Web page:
Gauchos in Malvinas is the title of the book launched at the recent Buenos Aires Book show which is mainly a collection of water colors by William Dale, painted in 1852 when he spent time in the Falkland Islands. He was the son of John Pownall Dale, at the time General Manager of the Falkland Islands Company, and his paintings are considered a unique and only testimony of the gauchos in the Falklands.
Marcelo Beccaceci, is the author of the book and who collected the watercolors. An expert in gaucho culture in Patagonia, he admitted his surprise when visiting the Stanley Museum in Falklands and coming across one of those aquarelles which showed the gauchos in a typical display of their skills with horses and cattle, and their clothing and traditions such as barbecues.
In his return to Buenos Aires Beccaceci contacted an editor of English books and mentioned the aquarelle. Although at first the editor said he was aware of the full collection of the watercolors, he also pointed out he was not authorized to reveal addresses. However not long after Beccaceci, obsessed with gauchos in the Falklands, came across the secretive Lough brothers who had the complete collection of William Dale's watercolors.
After some convincing Tim and Gavin Lough showed Beccaceci the aquarelles and allowed him to photograph them. This was the starting point for the book on Gauchos in Malvinas, and together with information from the Argentine National History Archives, Beccaceci was able to make up the history of the gauchos who were sent to the Islands after the cattle allegedly left behind by the Spaniards when they abandoned the region in 1811. In 1824 the first expedition of gauchos, 26 men and five horses arrived financed by the French business brothers Vernet. But the first attempt apparently was a failure and the surviving gauchos had to wait a full year in the Islands.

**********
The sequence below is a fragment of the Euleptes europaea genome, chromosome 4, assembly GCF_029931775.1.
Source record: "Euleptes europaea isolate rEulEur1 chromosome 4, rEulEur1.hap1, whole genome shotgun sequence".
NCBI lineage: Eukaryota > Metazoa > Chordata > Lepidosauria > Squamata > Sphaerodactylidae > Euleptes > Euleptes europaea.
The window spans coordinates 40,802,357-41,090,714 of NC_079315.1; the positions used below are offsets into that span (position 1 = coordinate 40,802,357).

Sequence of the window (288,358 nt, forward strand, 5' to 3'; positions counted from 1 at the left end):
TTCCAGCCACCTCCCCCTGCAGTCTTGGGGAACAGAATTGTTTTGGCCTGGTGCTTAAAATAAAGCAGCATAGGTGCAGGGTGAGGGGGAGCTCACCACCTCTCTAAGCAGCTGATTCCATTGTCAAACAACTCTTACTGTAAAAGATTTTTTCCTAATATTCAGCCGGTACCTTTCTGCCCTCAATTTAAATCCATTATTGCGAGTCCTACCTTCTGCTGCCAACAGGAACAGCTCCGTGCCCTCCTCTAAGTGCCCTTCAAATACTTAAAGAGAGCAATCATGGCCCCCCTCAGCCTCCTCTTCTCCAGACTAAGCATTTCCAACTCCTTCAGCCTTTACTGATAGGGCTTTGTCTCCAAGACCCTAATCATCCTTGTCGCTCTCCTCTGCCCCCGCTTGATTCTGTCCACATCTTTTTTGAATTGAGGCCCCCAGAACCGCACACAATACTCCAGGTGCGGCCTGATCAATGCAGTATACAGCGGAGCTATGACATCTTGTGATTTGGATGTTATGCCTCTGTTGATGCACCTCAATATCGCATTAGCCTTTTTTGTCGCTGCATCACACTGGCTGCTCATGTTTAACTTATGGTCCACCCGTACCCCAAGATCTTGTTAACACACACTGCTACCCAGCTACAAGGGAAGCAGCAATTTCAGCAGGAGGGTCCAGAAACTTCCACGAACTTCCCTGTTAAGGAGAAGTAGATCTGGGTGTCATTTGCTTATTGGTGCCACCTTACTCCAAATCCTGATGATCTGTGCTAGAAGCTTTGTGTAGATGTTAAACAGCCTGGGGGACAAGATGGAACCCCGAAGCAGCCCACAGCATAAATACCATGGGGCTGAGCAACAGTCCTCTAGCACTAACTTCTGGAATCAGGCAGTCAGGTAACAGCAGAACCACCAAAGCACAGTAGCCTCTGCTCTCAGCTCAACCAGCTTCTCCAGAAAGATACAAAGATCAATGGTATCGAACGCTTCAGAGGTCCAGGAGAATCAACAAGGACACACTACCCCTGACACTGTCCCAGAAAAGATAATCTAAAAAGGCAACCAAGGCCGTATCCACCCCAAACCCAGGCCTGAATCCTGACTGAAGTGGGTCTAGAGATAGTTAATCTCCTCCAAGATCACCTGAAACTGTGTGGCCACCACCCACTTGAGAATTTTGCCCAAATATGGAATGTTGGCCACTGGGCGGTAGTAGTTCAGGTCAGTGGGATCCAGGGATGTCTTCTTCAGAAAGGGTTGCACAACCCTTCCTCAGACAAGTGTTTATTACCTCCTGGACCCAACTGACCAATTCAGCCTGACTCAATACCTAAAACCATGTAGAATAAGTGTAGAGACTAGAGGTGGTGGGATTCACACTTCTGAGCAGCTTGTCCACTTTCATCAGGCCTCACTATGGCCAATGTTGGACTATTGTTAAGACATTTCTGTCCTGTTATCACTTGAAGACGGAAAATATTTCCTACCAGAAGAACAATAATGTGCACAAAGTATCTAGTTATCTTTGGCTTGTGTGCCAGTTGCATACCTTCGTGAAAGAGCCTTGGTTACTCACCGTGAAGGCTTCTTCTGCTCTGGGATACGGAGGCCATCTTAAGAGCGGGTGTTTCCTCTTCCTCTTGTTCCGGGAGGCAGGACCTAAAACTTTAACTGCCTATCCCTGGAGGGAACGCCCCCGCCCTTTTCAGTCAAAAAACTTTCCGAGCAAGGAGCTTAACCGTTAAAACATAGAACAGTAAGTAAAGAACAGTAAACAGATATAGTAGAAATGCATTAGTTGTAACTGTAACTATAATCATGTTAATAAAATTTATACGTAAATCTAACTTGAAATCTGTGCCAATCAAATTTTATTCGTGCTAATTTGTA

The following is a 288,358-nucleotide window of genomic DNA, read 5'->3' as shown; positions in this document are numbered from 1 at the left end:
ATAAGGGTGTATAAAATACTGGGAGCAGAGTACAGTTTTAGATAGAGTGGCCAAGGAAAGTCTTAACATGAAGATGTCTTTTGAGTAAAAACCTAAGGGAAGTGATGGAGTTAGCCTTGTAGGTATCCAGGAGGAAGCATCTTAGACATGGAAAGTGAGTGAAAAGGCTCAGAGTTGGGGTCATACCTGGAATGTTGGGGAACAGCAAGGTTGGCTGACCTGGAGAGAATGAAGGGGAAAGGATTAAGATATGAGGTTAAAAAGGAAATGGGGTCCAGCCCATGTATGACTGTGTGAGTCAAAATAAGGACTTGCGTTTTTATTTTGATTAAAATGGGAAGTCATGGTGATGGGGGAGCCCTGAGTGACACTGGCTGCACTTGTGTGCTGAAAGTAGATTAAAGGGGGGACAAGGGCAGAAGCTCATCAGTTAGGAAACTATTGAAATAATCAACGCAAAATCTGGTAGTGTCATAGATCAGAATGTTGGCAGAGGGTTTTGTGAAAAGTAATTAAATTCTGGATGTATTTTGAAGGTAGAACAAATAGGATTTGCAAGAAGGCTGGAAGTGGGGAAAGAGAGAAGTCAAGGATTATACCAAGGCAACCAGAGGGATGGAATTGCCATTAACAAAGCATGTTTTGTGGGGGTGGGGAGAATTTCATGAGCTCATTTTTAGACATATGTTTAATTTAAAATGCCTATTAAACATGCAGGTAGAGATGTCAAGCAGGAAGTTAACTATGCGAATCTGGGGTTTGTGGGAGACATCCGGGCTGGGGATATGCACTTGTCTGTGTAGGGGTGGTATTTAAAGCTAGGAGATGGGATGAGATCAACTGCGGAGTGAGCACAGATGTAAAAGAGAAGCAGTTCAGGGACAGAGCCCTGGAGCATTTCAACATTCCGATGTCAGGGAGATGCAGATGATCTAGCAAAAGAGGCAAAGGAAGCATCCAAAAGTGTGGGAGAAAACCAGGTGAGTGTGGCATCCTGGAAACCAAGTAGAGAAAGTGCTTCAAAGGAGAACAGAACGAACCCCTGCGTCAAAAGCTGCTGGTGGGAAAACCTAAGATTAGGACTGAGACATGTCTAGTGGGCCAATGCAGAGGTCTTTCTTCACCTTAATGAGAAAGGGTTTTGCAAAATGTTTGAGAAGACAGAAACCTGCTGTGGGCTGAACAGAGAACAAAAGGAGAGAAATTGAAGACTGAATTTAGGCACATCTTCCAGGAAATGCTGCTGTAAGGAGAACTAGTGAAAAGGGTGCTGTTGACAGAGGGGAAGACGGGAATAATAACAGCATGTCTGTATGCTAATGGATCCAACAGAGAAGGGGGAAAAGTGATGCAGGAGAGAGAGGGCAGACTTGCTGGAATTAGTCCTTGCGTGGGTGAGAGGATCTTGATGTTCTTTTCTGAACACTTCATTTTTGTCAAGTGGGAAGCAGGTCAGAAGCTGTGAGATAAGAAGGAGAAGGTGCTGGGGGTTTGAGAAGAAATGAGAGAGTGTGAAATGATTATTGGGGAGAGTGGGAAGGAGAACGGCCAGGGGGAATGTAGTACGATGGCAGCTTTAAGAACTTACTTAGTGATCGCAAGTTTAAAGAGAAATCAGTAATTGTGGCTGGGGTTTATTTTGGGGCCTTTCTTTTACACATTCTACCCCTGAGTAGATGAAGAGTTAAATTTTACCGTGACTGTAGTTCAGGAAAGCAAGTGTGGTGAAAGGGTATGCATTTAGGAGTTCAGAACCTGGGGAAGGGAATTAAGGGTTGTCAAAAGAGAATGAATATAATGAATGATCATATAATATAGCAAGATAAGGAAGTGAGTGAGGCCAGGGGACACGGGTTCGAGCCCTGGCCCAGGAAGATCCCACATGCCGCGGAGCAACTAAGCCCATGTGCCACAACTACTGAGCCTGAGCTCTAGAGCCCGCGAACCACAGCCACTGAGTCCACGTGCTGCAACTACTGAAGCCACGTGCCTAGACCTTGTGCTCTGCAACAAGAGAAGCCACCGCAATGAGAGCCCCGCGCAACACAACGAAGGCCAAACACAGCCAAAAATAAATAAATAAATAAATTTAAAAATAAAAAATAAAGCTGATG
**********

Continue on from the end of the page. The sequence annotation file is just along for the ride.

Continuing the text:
Surviving was tough, the weather, the loneliness, the scarce resources and on top of that the Vernet brothers exploitation. They paid the gauchos in IOUs, and they had to purchase all their tools for cattle rounding up from a store the Vernet had opened in Port Louis. The gauchos only counted with meat and a promise of a return trip to Argentina, which rarely was honored. According to Beccaceci the whole situation blew up in 1833, when Antonio Rivero, the renegade killed Vernet employees and went on the loose.
For years there have been revisionist attempts regarding this episode as an act of patriotism, but the fact is Rivero never flew an Argentine flag underlines Beccaceci. On the contrary his criminal actions only triggered a quick reaction from the British, who then took over the Islands permanently.
What matters is that the gauchos remained in the Islands working next to the English, and this is clearly evident in the watercolors, and it is part of the Argentine history that has been hidden, but I intend to recover the identity of those gauchos buried in the Islands, explained Beccaceci.
Speaking with La Nacion, the Argentine author confesses to be surprised by so many geographical names that date back to the gauchos time as well as Spanish terms to describe horse coat colors and related terminology referred to saddles, saddle straps, reins, etc.
Finally Beccaceci mentions that while in the Falklands he came across Taff Davies who commented that Argentines have converted Gaucho Rivero in a kind of Robin Hood, but the fact is that he was ruthless, despicable character.